Latin for "as if." Commonly used as a prefix to show that one thing resembles, but is not actually, another thing. For example, a quasi-contract resembles, but is not actually, a contract.
Non-absolute property ownership: ownership that is limited in time, restricted to one or more uses, or shared.
In a 1031 exchange, a person who acquires business or investment property from a taxpayer, sells that property, uses the proceeds therefrom to acquire like-kind business or investment property for the taxpayer, and then transfers the like-kind property to the taxpayer. A taxpayer who uses a qualified intermediary to conduct a 1031 exchange can defer payment of capital gains tax on the sale of his or her property.
Property owned by the government (or its agency), rather then by a private individual.
Examples include: parks, streets, sidewalks, libraries.
The ability to achieve a practical end due to knowledge and/or skill. Know-how is intangible property, the rights to which a person may buy or sell.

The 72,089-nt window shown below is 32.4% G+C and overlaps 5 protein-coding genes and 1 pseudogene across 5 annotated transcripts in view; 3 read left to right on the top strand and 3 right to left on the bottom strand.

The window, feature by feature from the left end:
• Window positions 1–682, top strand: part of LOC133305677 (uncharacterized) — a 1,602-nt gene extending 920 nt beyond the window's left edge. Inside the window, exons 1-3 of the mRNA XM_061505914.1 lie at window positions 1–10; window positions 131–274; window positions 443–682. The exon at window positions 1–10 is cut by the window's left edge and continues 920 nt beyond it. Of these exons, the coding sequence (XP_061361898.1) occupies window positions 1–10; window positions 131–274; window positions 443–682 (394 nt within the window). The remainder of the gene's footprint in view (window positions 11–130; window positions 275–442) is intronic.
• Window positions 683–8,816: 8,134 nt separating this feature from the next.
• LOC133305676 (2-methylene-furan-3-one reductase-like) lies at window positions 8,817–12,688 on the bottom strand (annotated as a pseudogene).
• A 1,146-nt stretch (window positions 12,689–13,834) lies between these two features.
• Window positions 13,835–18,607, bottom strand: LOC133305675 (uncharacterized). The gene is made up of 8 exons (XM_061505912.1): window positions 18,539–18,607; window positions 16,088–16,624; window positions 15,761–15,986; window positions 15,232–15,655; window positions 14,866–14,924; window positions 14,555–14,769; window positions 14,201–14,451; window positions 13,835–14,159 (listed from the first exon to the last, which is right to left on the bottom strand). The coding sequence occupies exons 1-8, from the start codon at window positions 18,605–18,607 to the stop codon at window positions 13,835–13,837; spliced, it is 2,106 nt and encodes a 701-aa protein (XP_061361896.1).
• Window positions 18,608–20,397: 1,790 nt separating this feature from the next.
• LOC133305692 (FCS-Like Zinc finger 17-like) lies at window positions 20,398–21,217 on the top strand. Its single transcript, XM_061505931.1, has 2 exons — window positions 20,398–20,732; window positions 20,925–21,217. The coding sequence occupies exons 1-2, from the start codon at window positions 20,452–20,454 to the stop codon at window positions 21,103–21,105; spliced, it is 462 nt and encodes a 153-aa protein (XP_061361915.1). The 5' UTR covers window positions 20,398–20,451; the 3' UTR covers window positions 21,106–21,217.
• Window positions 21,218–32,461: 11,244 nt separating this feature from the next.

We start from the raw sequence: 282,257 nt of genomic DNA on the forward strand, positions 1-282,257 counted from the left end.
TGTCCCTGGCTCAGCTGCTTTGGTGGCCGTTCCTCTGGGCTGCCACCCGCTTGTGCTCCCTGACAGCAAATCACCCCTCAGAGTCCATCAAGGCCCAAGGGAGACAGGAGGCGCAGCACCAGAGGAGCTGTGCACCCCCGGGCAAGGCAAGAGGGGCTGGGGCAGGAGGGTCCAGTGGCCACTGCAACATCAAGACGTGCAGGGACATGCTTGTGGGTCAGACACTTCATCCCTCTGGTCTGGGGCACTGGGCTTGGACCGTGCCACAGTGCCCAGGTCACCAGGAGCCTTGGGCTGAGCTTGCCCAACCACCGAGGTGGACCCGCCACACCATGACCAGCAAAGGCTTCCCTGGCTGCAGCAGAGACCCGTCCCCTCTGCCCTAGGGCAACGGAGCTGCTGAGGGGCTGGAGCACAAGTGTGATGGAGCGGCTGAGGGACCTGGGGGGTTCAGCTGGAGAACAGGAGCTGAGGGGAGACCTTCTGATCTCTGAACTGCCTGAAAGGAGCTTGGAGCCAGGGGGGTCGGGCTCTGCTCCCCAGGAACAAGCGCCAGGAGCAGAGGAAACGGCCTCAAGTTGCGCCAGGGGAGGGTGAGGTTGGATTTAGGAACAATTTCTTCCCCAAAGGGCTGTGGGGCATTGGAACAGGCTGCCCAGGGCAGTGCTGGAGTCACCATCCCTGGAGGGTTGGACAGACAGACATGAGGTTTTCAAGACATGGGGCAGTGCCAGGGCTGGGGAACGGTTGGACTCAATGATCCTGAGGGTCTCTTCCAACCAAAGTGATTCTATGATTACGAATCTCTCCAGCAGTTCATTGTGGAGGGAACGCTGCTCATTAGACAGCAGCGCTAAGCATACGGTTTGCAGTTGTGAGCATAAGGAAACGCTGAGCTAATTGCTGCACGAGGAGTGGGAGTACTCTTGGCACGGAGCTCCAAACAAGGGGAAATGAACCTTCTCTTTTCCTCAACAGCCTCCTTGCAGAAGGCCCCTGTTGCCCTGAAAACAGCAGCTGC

Property without a physical existance.
Some intangible property might have a paper embodiment, (such as stocks, bonds, or certificates) but other intangible property does not (goodwill, intellectual property, reputation). Due to this characteristic, intangible property may be difficult to value, but is still a form of property.
The value of property as determined by the market place (or objective purchasers) rather then as determined by a subjective individual. This is what an informed and unpressured buyer would pay to an informed unpressured seller in an arms length transaction (the price is based solely on the value of the property, as opposed to if you were selling the property to a family member and giving them a special deal).